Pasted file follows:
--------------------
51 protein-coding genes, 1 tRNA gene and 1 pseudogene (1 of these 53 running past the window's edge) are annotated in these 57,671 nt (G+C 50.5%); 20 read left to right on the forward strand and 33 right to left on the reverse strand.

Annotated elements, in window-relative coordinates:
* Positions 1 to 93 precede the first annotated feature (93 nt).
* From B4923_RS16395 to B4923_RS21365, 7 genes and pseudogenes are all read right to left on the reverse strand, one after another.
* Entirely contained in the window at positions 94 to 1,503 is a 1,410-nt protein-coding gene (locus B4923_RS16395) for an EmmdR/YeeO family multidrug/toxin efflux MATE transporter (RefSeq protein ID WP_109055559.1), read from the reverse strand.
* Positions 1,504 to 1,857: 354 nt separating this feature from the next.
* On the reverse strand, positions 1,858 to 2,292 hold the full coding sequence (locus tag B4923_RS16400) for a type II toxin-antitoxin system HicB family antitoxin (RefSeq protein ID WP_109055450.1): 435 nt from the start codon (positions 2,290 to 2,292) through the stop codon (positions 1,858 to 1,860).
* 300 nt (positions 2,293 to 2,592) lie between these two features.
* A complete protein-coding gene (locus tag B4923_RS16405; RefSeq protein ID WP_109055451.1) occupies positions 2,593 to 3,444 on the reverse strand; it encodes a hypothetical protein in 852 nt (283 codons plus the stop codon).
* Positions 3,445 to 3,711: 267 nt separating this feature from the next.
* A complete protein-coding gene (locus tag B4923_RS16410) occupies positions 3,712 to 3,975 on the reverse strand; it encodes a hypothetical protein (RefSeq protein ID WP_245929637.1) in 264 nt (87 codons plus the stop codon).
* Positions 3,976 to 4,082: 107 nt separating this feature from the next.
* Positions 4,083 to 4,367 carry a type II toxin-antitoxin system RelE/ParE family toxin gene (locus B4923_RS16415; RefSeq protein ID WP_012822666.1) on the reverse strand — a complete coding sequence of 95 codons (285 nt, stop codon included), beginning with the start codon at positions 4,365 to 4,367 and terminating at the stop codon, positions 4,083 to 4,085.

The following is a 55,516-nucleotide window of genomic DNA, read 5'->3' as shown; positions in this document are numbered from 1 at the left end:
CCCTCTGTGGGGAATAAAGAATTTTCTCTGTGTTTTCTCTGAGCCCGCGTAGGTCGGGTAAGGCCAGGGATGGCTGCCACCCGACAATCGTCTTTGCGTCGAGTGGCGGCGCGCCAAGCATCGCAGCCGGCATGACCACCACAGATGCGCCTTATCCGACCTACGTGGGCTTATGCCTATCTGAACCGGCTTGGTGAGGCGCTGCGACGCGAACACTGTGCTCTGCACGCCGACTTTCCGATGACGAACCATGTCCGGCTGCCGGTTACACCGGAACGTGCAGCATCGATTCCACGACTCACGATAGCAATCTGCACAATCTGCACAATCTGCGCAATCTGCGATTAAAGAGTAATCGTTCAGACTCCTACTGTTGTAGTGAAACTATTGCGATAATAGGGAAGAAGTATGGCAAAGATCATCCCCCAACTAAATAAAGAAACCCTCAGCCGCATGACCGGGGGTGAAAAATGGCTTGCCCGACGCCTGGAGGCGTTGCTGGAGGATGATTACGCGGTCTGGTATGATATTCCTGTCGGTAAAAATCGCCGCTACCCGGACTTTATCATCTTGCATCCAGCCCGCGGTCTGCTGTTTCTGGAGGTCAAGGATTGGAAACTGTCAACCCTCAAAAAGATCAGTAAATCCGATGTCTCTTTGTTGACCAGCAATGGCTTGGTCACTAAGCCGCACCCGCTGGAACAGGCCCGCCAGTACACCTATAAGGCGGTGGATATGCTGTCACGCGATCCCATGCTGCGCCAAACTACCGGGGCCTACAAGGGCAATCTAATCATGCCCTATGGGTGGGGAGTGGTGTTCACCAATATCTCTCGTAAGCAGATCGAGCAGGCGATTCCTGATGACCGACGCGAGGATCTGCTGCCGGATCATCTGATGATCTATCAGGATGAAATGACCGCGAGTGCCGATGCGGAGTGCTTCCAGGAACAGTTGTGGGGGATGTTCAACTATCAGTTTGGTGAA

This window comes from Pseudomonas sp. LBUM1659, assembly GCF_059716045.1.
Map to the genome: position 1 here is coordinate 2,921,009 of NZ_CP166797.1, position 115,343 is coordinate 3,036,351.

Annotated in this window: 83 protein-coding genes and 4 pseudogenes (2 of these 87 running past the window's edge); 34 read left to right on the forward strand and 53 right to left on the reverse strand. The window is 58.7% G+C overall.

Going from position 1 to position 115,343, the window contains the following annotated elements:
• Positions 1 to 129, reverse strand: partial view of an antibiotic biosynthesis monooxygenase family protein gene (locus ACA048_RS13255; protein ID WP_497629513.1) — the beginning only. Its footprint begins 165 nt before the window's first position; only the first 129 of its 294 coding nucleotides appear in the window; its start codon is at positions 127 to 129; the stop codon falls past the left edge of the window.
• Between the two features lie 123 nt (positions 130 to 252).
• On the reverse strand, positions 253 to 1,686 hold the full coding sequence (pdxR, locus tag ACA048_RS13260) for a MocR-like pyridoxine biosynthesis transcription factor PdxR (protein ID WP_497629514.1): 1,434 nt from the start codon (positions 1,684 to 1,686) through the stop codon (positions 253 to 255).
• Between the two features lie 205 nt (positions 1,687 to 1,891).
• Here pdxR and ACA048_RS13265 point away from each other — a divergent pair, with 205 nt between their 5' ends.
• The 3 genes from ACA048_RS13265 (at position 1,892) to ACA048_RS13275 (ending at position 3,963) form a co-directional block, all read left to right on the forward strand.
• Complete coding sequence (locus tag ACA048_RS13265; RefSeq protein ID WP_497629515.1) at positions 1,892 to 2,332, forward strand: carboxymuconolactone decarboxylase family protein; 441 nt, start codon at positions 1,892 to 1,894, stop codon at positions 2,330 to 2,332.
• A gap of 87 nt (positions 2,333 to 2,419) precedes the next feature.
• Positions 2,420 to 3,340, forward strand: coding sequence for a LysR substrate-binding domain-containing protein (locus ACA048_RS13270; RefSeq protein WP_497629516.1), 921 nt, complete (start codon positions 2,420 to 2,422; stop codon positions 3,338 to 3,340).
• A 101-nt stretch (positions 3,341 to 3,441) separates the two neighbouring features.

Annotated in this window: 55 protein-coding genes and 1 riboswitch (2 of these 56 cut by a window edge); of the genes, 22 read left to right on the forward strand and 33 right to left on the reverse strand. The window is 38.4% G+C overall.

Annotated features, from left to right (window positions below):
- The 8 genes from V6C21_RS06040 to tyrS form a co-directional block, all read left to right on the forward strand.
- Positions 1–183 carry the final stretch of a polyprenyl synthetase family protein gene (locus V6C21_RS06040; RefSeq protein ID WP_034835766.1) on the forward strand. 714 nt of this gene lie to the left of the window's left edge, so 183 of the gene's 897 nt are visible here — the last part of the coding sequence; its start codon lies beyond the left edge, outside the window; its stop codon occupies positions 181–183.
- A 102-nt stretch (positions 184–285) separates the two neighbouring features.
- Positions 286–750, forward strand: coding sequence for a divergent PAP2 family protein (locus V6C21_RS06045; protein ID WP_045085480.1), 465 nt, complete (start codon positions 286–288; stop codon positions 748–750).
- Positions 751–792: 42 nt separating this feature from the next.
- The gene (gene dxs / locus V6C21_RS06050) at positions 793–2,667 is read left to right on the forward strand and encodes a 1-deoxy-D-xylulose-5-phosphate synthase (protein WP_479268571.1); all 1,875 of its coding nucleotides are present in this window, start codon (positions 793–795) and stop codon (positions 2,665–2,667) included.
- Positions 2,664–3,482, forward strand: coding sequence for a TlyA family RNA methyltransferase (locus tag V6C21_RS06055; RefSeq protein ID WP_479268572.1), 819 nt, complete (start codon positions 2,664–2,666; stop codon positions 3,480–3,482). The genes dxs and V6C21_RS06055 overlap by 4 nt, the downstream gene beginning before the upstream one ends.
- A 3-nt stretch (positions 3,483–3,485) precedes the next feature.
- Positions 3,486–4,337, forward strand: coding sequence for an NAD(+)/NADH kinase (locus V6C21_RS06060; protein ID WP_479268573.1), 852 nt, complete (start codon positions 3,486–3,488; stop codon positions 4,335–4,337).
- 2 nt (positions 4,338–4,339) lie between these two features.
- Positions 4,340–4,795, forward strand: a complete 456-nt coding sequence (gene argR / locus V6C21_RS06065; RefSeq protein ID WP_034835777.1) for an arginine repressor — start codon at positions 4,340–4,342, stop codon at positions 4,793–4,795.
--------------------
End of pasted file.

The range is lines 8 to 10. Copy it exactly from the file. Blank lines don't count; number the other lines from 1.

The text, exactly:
* 300 nt (positions 2,293 to 2,592) lie between these two features.
* A complete protein-coding gene (locus tag B4923_RS16405; RefSeq protein ID WP_109055451.1) occupies positions 2,593 to 3,444 on the reverse strand; it encodes a hypothetical protein in 852 nt (283 codons plus the stop codon).
* Positions 3,445 to 3,711: 267 nt separating this feature from the next.